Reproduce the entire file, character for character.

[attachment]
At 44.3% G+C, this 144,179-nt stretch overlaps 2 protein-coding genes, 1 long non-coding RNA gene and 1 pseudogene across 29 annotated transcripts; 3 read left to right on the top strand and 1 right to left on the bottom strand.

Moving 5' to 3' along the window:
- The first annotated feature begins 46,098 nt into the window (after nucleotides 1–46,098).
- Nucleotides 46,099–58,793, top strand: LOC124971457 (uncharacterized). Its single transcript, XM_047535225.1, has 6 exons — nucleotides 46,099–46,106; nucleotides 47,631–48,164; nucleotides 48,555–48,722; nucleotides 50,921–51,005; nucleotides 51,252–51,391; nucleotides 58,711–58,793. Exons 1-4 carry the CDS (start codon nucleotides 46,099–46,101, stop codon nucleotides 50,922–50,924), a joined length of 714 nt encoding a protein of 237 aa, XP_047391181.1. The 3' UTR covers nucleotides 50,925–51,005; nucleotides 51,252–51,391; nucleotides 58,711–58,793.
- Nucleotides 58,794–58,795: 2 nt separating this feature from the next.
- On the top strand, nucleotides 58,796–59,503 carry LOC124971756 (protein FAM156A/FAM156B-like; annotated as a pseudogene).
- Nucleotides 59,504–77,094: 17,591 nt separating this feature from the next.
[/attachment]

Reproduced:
At 44.3% G+C, this 144,179-nt stretch overlaps 2 protein-coding genes, 1 long non-coding RNA gene and 1 pseudogene across 29 annotated transcripts; 3 read left to right on the top strand and 1 right to left on the bottom strand.

Moving 5' to 3' along the window:
- The first annotated feature begins 46,098 nt into the window (after nucleotides 1–46,098).
- Nucleotides 46,099–58,793, top strand: LOC124971457 (uncharacterized). Its single transcript, XM_047535225.1, has 6 exons — nucleotides 46,099–46,106; nucleotides 47,631–48,164; nucleotides 48,555–48,722; nucleotides 50,921–51,005; nucleotides 51,252–51,391; nucleotides 58,711–58,793. Exons 1-4 carry the CDS (start codon nucleotides 46,099–46,101, stop codon nucleotides 50,922–50,924), a joined length of 714 nt encoding a protein of 237 aa, XP_047391181.1. The 3' UTR covers nucleotides 50,925–51,005; nucleotides 51,252–51,391; nucleotides 58,711–58,793.
- Nucleotides 58,794–58,795: 2 nt separating this feature from the next.
- On the top strand, nucleotides 58,796–59,503 carry LOC124971756 (protein FAM156A/FAM156B-like; annotated as a pseudogene).
- Nucleotides 59,504–77,094: 17,591 nt separating this feature from the next.